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moulin rouge

review by rob gonsalves

director
Baz Luhrmann

screenwriters
Baz Luhrmann
Craig Pearce

producers
Fred Baron
Martin Brown
Baz Luhrmann

cinematographer
Donald McAlpine

music
Craig Armstrong

editor
Jill Bilcock


cast

Nicole Kidman (Satine)
Ewan McGregor
(Christian)
Jim Broadbent
(Harold Zidler)
John Leguizamo
(Toulouse-Lautrec)
Richard Roxburgh
(Duke of Monroth)
Kylie Minogue
(The Green Fairy)
Jacek Koman
(The Argentinian)


mpaa rating: PG-13
running time: 127m
u.s. release: June 1, 2001
video availability: VHS - DVD
official website


What to do with a movie like Baz Luhrmann's Moulin Rouge? It demands to be taken on its own glitzy, stylized terms. It has been described as the love-it-or-hate-it movie of the season -- much like last year's equally bold (and far superior) musical Dancer in the Dark -- but I didn't love it or hate it; mostly I just stared at it in a trance of indifference, trying to stay awake. If you enjoyed Luhrmann's other two shimmering pop artifacts -- Strictly Ballroom and especially Romeo + Juliet -- chances are you'll fall in love with Moulin Rouge. If you like your films with a little less pizzazz and a little more substance, you'd do well to sit out this dance.

Luhrmann and co-writer Craig Pearce have constructed Moulin Rouge (which has nothing in particular to do with the 1952 John Huston film, except that it features Henri de Toulouse-Lautrec, played a bit too avidly by John Leguizamo) not as a musical, exactly, but as a riff on The Musical. As in Pearl Harbor, everything in it is appropriated from somewhere else. For instance, here you have Christian (Ewan McGregor), a sensitive writer who loses his heart to dynamic courtesan Satine (Nicole Kidman). In a few ways, this could be called an uncredited remake of Cabaret, only without the troublesome Nazi milieu, except that it swipes from so many other sources that, ha-ha, no single creator has enough grounds for a lawsuit.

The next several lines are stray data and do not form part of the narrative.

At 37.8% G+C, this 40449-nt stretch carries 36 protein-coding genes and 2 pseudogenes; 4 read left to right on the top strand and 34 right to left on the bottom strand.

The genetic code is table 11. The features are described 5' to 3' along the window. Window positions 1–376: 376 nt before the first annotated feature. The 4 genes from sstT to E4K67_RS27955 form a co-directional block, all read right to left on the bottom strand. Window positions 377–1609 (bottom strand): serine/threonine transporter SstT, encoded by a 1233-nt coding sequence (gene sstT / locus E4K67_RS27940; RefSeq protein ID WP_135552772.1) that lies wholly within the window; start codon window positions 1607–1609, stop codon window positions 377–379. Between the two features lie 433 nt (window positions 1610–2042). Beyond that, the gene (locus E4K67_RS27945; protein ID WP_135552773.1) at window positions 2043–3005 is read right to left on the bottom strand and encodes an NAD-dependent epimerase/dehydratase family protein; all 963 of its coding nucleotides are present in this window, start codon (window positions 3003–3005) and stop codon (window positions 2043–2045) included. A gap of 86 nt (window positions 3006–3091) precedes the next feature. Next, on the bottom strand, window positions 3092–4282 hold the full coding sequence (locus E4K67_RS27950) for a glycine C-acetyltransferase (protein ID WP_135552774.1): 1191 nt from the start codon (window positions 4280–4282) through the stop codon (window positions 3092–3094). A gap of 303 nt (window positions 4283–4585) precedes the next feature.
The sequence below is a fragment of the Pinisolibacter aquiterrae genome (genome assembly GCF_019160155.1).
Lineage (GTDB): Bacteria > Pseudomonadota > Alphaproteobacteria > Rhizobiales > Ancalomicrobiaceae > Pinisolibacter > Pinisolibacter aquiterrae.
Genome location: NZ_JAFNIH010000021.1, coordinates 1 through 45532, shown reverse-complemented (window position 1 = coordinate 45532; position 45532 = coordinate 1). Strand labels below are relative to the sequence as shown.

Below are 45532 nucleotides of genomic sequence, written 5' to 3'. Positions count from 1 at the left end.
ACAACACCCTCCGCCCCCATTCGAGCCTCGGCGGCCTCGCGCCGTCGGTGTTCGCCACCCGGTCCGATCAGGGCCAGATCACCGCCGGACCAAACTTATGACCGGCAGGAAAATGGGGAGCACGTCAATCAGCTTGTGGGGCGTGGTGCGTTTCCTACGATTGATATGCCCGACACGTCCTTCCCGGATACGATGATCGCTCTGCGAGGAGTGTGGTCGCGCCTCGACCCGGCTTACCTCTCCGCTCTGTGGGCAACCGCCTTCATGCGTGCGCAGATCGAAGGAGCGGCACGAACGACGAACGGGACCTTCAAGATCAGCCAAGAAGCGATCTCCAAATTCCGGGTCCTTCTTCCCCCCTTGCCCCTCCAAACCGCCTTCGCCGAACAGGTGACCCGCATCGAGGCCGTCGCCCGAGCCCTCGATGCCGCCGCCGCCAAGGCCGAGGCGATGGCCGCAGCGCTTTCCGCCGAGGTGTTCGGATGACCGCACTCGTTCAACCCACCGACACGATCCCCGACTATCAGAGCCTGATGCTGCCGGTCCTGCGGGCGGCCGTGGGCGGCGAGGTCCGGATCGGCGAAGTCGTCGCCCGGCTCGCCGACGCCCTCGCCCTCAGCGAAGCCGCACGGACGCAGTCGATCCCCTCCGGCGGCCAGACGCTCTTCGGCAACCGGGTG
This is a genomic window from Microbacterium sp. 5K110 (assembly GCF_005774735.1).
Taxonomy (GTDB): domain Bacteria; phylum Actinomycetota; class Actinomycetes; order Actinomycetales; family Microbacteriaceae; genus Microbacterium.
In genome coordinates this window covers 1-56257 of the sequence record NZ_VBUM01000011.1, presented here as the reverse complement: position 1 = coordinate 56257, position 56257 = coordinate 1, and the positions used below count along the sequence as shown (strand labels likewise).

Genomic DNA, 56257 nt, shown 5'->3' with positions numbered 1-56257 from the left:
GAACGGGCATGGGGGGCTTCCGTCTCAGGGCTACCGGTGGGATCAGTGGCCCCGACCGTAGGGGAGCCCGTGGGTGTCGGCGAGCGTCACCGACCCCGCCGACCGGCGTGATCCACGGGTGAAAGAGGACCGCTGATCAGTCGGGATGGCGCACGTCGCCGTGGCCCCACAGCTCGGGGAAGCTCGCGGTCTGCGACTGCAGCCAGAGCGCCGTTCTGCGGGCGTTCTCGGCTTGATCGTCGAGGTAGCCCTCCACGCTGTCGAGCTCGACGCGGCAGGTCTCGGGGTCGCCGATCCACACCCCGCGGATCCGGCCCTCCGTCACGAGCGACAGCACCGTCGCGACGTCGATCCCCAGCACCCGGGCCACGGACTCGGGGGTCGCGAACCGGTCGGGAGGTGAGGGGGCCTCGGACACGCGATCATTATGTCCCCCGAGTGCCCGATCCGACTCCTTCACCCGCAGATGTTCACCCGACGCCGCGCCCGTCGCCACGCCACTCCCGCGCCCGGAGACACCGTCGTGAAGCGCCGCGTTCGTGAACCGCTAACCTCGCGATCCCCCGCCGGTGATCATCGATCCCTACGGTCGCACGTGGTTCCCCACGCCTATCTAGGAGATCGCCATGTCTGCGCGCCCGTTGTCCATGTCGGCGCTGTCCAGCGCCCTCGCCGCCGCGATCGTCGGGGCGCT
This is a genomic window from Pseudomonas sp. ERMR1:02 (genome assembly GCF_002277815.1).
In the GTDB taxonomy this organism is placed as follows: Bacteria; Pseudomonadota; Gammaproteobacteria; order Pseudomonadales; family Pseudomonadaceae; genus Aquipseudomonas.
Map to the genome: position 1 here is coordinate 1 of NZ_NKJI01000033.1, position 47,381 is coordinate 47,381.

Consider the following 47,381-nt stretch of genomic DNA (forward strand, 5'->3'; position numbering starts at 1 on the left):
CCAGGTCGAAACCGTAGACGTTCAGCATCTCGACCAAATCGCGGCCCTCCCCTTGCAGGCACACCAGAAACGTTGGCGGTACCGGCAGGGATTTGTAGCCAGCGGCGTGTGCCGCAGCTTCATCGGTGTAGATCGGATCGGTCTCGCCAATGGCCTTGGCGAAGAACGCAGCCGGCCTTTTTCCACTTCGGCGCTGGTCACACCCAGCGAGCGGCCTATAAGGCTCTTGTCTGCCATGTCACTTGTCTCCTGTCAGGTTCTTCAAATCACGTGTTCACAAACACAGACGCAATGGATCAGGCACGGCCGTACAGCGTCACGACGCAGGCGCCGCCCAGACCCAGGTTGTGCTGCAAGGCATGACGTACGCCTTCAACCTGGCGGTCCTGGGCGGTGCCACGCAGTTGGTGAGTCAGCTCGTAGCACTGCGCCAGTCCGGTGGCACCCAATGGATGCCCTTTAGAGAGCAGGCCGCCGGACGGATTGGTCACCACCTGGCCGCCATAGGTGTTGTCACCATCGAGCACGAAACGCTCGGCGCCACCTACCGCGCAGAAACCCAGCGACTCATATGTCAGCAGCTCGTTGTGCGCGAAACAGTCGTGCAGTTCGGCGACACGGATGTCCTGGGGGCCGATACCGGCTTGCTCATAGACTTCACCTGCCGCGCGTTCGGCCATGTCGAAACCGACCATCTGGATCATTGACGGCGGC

The "plot" is wafer-thin: Christian and Satine, who are working on some sort of show called Spectacular Spectacular, are frustrated in their affair by the attentions of a sneering duke (Richard Roxburgh) who wants Satine to himself. Rather stupidly, Christian and Satine craft their show as a veiled parallel to their own situation; also rather stupidly, the Duke takes forever to see the parallel even when someone in his presence, describing Christian's fictitious counterpart, slips and says "starving writer" instead of "starving sitar player."

It's probably no use to attack Moulin Rouge on logical grounds. Luhrmann thinks in terms of fragments, moments, visual opportunities. Working with the boldly painting cinematographer Donald McAlpine, who has a rich sense of color and an unerring sense for how to frame an interesting composition, Luhrmann sabotages McAlpine's work, more often than not, by being too restless in the editing room. I often say of editing-happy directors, "If you don't like a shot, wait two seconds and it'll change"; here it's more like "If you like a shot, don't get too attached to it, because in two seconds it'll change."

Christian and Satine often serenade each other, using snippets of modern-day rock love ballads, which I guess is supposed to make this turn-of-the-century romantic fable more relevant to the teenagers of the turn of this century. I almost never felt that the pop songs (including Elton John, the Beatles, David Bowie, and many others) worked for the movie, and in one case -- when a group of men break into the chorus of Nirvana's "Smells Like Teen Spirit" -- I found it embarrassing. Kidman and McGregor aren't really singers; they sell their crooning more on attitude than on skill, and that goes for their overall performances, too. McGregor has the right look -- brilliant eyes, brilliant teeth -- for a big-movie-musical leading man, and Kidman is breathtaking in her many costume changes, but when they have to be still and communicate with each other it's amateur hour (and, I hasten to add, they haven't been amateurish elsewhere). They simply have no chemistry.

I wish I could support Moulin Rouge, because it's certainly not timid (except, perhaps, for the choice of soundtrack tunes slavishly geared to teens) and there's nothing else out there remotely like it. It's the sort of overstuffed extravaganza that, if it works for you, really works for you, and if it doesn't, really doesn't. Talent and, yes, vision have gone into this project. Baz Luhrmann isn't a hack; you feel he believes passionately in what he puts on the screen (much like Paul Thomas Anderson, another virtuoso who swings for the fence and misses), and some of the movie's enraptured lack of irony is refreshing. Luhrmann is straining to achieve something new, original, different. He should've started with the script.




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